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6th Annual Korean Festival

The 6th Annual Korean Festival took place on Saturday, July 14, 2007 from 9am to 9pm at Kapiolani Park. Events included song and dance performances, including Korean pop recording artists Lee Kee Chan and Wax (how she got that name is beyond me). There was also a Korean song contest, a kim chee eating contest and Korean cooking demonstrations.

This was my first time attending a Korean Festival, to which I arrived about 5pm, just when Lee Kee Chan began singing. ..


A karaoke singer performs before just before K-Pop sensation Lee Ki Chan takes the stage

As with any cultural event, one of the key points of interest are the food, so with that, let’s take a look at the sites and smells at this year’s festival!…


Kim Chee

There’s no question Kim Chee was the star of the show. Just about every food booth offered it as a side dish, or implemented as the key ingredient to various dishes as you’ll see later.

And if there’s any other dish synonymous with Korean besides Kim Chee is Kal Bi!…


Kal Bi grillin’ on open flames.. the RIGHT way to do it!


Kal Bi and Kim chee

I’ll just take these two pans for myself and call it a night!


Korean Style pickled vegetables

This is what sets Korean food apart from the rest. The assortment of pickled vegetables offered at most Korean restaurants provide a wonderful balance to the meal. They’re often flavored with a red pepper seasoning, shoyu or sesame oil. Light, fresh and very tasty!


Korean Pickled Vegetables


Mussel Salad

Another popular Korean dish is Mandoo, which dumplings similar to Japanese Gyoza, except they’re deep fried instead of steamed and pan-fried…


Mandoo


Mandoo frying station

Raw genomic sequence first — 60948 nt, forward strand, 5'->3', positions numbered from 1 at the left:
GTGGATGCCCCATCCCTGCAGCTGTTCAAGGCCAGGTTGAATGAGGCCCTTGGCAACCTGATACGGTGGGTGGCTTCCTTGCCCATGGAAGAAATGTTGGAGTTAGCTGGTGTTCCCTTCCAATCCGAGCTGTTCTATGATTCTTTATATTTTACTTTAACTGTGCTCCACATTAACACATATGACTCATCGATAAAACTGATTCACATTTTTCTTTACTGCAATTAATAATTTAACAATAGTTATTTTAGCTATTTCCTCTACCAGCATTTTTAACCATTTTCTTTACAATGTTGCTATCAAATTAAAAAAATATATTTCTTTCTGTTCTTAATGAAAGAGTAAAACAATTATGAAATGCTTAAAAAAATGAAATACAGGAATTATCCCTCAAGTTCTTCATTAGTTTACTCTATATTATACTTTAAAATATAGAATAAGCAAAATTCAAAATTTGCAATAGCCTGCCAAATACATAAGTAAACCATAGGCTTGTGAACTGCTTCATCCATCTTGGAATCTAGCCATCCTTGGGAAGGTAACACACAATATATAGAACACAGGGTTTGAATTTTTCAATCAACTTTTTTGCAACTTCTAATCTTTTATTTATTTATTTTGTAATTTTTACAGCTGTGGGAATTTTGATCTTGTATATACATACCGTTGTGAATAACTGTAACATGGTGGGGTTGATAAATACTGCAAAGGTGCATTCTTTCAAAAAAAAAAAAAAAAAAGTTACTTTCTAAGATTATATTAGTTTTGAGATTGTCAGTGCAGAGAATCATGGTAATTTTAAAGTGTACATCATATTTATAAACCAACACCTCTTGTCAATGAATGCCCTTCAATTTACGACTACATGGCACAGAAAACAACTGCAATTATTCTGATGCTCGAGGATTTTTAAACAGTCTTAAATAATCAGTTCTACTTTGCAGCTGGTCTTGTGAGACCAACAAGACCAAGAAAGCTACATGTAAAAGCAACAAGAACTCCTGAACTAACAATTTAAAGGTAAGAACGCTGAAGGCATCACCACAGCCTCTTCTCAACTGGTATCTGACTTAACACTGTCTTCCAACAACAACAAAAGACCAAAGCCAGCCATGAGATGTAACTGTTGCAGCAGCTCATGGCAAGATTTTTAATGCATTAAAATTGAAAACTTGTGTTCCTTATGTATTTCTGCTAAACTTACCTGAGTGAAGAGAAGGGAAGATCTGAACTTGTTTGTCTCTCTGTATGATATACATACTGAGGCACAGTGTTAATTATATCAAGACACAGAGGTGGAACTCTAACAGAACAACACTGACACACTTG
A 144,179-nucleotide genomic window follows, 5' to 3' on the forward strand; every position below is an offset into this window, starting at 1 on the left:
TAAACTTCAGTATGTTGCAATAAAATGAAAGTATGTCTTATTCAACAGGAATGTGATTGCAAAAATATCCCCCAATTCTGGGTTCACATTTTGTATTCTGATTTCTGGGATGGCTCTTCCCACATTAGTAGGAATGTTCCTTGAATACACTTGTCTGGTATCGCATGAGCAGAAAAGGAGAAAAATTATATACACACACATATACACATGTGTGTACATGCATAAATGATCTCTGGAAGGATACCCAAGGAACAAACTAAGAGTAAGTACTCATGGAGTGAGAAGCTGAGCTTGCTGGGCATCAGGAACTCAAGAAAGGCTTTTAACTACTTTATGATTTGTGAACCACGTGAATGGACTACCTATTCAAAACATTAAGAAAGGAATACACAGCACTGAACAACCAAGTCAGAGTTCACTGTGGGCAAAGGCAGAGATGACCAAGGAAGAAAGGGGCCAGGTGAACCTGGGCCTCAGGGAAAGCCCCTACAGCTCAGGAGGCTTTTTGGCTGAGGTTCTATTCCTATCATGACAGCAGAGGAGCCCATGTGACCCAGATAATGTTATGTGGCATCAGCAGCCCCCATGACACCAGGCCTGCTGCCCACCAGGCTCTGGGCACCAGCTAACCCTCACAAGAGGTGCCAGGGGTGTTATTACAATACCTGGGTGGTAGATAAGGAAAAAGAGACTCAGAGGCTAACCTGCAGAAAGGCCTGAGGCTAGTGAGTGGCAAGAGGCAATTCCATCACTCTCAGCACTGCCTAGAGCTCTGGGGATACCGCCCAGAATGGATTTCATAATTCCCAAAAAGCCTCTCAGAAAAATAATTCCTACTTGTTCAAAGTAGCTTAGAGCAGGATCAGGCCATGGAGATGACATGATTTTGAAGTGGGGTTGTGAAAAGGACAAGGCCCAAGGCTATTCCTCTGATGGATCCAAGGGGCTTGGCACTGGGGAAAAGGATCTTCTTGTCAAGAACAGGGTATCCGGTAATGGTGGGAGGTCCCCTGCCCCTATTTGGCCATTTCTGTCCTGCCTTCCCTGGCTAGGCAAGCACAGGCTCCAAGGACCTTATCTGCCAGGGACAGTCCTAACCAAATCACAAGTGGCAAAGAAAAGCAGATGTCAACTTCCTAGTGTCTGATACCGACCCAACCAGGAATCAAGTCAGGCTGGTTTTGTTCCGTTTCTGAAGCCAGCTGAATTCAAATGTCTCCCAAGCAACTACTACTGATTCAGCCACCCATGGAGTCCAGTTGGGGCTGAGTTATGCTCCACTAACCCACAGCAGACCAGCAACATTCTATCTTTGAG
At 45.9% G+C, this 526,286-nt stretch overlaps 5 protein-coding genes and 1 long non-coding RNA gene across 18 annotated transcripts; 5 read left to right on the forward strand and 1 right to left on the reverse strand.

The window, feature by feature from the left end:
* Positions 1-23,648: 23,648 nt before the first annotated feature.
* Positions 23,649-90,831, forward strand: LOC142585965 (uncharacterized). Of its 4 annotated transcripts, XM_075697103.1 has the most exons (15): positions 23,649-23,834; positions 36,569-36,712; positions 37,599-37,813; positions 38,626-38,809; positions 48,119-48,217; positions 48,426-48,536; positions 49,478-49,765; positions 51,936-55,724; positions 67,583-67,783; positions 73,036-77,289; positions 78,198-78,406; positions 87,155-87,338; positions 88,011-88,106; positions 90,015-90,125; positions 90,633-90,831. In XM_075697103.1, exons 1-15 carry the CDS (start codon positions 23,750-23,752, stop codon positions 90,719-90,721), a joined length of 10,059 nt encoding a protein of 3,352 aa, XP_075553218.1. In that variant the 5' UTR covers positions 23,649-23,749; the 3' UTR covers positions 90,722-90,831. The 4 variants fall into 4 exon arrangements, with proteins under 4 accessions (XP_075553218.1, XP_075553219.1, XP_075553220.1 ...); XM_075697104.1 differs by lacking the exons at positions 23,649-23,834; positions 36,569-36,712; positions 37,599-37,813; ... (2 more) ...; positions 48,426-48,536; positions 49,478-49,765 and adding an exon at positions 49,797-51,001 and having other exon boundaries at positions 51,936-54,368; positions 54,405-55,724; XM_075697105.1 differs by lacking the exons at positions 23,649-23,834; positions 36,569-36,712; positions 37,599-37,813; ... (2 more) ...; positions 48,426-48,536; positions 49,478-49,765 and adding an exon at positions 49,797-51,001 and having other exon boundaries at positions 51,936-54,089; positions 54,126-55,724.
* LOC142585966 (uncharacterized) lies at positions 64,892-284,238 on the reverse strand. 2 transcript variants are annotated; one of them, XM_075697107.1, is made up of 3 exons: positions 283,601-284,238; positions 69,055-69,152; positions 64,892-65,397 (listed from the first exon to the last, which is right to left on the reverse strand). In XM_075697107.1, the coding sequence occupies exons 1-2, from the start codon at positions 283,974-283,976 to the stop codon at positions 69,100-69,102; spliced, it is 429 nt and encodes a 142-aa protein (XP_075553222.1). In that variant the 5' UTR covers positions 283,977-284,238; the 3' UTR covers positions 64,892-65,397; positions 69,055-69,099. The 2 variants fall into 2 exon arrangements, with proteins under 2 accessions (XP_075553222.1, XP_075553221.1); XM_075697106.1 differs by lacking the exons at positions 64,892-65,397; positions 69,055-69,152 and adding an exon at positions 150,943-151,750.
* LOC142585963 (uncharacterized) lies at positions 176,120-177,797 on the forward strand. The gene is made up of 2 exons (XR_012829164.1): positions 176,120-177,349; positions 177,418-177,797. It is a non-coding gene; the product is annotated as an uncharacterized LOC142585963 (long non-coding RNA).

Pan of Mandoo

Yup, they’re popular…

THIS, I HAD to try!…


Kim Chee Hot Dog . 4 scrips.

Yes, a Kim Chee Hot Dog. This beast of a dog is made using a Kosher Sinai Hot Dog (the big Costco ‘kine), covered with no bean chili and a huge pile of Kim Chee. What did I think of it? Sorry, I didn’t like it. The Kim Chee is just too acidic to compliment the hot dog. You might like it though. Go try make one yourself and let us know what you think!

Then you have those Korean plates we’re all familiar with…


Kal Bi Plate with Kim Chee cabbage and cucumbers


BBQ Chicken Plate with Kim Chee cabbage and cucumbers


Korean Garlic Chicken, Mandoo and Kim Chee Fried Rice


Kim Chee Fried Rice Plate


4 typical Korean plates (marked with description). 1 scrip = 1 dollar.

These really nice ladies were selling just one item. It’s like mochi with Azuki Beans mixed in it, shaped like a little cake. So I bought one to try it…


Name? It’s like Mochi with Azuki beans in it

What did I think of it? Different. Not really flavorful on its own term, but I can see this working with something along with it. Maybe a beer? lol

Palama Market is a Korean supermarket with 2 locations in Honolulu. Anything and everything Korean can be found at this ethnic wonderland. Fittingly, they’ve set up a mini-store at the festival…

I didn’t walk up to this wagon for further inspection, but anyway, these guys were there…


Blue Water Shrimp & Seafood

With a paint job like that, they sure must get lots of curious folks stopping by to check them out! I was more fixated on the tent booths.

According to my friend who volunteers at the Okinawan festival every year, the Korean Chamber of commerce received alot of technical assistance from Hawaii’s Okinawan community when they first began organizing the festival at Kapiolani park. This is evident in the layout, entertainment and attractions, which are very similar to the Okinawan festival. Such as the bouncies to keep the keiki entertained while the adults roam the festival…


Bouncies for the keiki